Address

Lawrence, KS

Contact

4025609695

Follow

©2017 by Creative Gang.

9 things that made for a decent year

January 3, 2020

Since I’ve officially sold out to gravel, here are my 9 favorite items this year. Some of them I bought, some are sponsors, all are awesome. As a cyclist that gets to travel a good bit of the year, I don’t take a ton of items, so the ones I do are thoroughly tested, good for an adventurous cyclists or traveller on your list! I've linked the items to check out, I don't have any discount codes, and hit me up if you have any other questions! 

 

 

 

Smartwool Men’s merino 250 baselayer

Cycling below about 50F (10C) is basically a wild guess. Or maybe I'm just really bad at it. I know a lot of teammates travel with a wool baselayer, and this one is always my go to. It’s heavy enough for seriously cold weather as a baselayer with any jacket. If your jacket gets soaked, it holds heat while wet. Since it’s soft merino wool, you can wear it for more days than I’m comfortable admitting without washing, and it doesn’t stink! I’ll wear it with a light wind jacket over top for most rides, even down to about 30F (-2C), and stay toasty warm, even if I sweat it out. 

 

Quarq Dzero 

 

There’s a difference between riding and training on a bike. For me, the line gets blurry sometimes, but I try to make sure I’m putting out enough watts to stop for a sausage roll when I can. The Quarq is one of those things that you never really think about--it just always works. I’ll calibrate it (super easy on the garmin) every week or so, and every time I check it against anything, it works great. I’ve travelled with it, scraped it on curbs, ridden through days of rain, and it never missed a beat. If you’re looking for an upgrade to make you faster, the best bang for your buck is always a power meter! If you want to get faster by getting new wheels, you should get a power meter.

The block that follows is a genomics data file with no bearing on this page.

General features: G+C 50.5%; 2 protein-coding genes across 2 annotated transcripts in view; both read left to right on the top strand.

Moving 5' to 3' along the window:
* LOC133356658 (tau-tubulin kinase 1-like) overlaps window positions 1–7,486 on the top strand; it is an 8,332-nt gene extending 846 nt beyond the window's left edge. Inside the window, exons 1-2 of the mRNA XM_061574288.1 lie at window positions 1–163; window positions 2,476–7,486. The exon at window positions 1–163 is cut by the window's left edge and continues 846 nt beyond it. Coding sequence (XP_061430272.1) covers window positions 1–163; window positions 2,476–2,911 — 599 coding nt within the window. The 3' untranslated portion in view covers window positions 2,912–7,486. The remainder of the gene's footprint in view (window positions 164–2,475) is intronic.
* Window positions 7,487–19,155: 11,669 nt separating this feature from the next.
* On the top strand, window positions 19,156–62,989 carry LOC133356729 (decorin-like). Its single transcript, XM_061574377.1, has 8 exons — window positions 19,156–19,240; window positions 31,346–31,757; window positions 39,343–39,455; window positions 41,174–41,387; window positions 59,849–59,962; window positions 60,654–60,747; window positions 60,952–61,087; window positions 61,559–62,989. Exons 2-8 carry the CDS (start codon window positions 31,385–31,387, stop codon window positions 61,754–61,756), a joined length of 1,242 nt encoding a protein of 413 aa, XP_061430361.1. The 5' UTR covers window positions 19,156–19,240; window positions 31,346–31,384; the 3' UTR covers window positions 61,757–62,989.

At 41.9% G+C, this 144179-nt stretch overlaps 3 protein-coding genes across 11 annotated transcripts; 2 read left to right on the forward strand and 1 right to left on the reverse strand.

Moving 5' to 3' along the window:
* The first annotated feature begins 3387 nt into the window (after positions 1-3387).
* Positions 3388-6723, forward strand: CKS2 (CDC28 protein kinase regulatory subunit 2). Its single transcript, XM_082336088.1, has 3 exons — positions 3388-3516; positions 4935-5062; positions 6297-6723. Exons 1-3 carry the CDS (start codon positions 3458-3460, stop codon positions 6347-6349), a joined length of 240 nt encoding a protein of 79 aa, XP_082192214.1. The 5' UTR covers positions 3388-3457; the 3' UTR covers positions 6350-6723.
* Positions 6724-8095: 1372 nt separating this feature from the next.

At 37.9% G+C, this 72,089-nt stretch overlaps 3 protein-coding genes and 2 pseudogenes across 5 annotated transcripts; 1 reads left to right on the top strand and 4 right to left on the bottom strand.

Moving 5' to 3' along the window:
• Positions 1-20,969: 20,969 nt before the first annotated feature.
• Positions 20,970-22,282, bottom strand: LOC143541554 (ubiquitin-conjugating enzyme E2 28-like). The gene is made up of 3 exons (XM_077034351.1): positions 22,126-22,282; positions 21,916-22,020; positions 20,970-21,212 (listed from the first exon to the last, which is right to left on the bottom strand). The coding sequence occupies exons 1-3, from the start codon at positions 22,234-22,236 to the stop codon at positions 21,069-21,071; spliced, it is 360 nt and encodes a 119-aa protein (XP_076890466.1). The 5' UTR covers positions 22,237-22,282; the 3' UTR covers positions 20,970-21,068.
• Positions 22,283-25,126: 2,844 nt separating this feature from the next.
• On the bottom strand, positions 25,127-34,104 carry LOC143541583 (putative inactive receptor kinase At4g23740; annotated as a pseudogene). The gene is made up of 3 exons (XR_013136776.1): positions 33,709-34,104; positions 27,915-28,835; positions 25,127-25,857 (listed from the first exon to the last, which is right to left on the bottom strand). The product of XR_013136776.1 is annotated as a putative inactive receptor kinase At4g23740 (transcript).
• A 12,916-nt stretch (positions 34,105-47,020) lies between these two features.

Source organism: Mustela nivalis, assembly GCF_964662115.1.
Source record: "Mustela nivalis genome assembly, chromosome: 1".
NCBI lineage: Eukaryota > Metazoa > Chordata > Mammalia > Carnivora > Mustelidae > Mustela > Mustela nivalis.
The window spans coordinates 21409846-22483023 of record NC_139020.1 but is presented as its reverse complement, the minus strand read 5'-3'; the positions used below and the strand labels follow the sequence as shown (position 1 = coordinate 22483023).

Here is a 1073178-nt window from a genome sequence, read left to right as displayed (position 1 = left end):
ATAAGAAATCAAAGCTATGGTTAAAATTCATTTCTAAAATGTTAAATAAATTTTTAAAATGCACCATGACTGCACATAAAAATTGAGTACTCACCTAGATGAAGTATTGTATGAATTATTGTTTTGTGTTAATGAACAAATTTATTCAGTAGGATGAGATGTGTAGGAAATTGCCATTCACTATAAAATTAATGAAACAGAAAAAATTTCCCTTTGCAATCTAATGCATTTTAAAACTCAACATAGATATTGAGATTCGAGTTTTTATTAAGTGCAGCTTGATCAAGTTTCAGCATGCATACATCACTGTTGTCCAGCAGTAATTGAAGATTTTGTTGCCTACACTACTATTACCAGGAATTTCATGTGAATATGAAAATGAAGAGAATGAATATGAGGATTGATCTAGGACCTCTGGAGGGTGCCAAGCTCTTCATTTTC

Vittoria Terreno Zero

 

 

 

Nothing will get you more comments on a post than asking what everyone’s favorite tire is for gravel. Everyone has a reason for riding a tire, whether it’s the fastest rolling, the lightest, the least likely to puncture (usually the heaviest), it comes in tan sidewalls, etc. For me, the Terreno Zero checks the boxes of being fast rolling (Center tread based on their road Corsa), midweight (not super light, but good flat protection), and tubeless ready. Personally I prefer a smoother, wider tire for any gravel. My bike handling skills are terrible, and I’m not going to make up enough time on a corner to run a “beefier” tire like the Terreno dry, so wider and cushier is usually faster for me. So far it has worn quite well, has an easy tubeless setup, and does well in the limited mud I’ve encountered! The Terreno Zero is the perfect goldilocks tire for everything I’ve thrown at it, and it's more than capable for all sorts of adventures.

 

 

Lauf True Grit Fork

 

 

I never expected this item to make this list. When I started riding a Lauf Anywhere last year, I was so stoked they made a bike without that goofy looking fork! Finally, just a normal, racy gravel bike with a lightweight adventure fork. They gave me one of the true grit forks to try, and after overcoming my preconceived notions of how it looks, I haven’t taken it off. It feels like dropping 30 psi out of a 38mm tire, but doesn’t feel squishy like dropping pressure. I don’t notice the weight at all; it corners well, rides fine on the road, and holds up to running into a car. The biggest thing I notice for gravel is how much easier it is to stay in the aerobars (yes I ride with aerobars), and how much smoother the ride is on 3+ hour rides. If you’re still on the fence, hit me up to borrow one, and I’ll see what I can do. Ride it before you knock it!